Weather & Airplane Crashes has been an issue of late. First, let us give some perspective and these statistics were compiled from 1,015 fatal accidents, excluding those involving less than 19 passengers, military aircraft, private aircraft and helicopters. Airplane crashes, on average, claim the lives of a thousand passengers every year. Crashes happen for many reasons, ranging from mechanical and pilot errors, to sabotage and, sometimes, the weather. Whether the primary cause or simply an instigating force that leads to pilot error, weather has been a factor in 28% of plane crashes since 1950. See table at the end of this article.
A recent example of a predictable Weather Related aviation tragedy was Air Algerie Flight AH5107, which departed from Ouagadougou Airport in Burkina Faso and violently crash-landed early Thursday, July 24th, 2014, near Gossi in southern Mali. A couple hours after midnight GMT, shortly after the pilot requested a change of course due to malignant weather, contact with the flight was lost.
Archived satellite images revealed strong thunderstorm activity just north of the airport moving southwestward hours before and during takeoff, so the air traffic controllers at Ouagadougou Airport could have been aware of the threat.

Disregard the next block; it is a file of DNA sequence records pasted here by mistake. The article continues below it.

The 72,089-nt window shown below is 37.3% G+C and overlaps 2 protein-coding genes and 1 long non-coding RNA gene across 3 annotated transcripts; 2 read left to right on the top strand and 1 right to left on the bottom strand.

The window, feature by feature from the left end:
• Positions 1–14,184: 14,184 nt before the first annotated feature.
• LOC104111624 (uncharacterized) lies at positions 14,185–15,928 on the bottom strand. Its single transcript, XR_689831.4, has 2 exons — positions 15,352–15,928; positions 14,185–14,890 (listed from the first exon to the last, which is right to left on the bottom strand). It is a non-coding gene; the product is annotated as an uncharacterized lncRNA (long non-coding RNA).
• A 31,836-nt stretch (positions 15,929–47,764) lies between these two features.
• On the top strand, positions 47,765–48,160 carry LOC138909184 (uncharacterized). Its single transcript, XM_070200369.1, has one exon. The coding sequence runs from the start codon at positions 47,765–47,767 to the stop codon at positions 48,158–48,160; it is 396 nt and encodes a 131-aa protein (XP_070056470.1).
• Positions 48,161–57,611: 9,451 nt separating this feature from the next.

The two recovered black boxes recorded the McDonnell Douglas MD-83 achieving flight level twenty-two minutes after departure and then accelerating to 280 KT (322 mph.) After a while, it began to descend and slowed to 160 KT (184 mph.) The pilot then swerved left, seemingly to avoid the most intense storm cell in the region. The plane then slowed and descended until it spiraled downward. Flight data recording stopped at 722 feet above the ground, when the plane had accelerated to 380 KT (437 mph.)
French officials reported that the crash killed all 118 on board. The victims were reportedly nearly unrecognizable due to the intensity of the impact. Local herders witnessed the plane just before it crashed and noted that it was in flames. This may have been due to a lightning strike but the cause of the fire is unknown.
Causal Probabilities of Fatal Plane Crashes (%)
The data in the above table provide by (Data courtesyPlane Crashes
Written by Meteorologist Geoff Linsley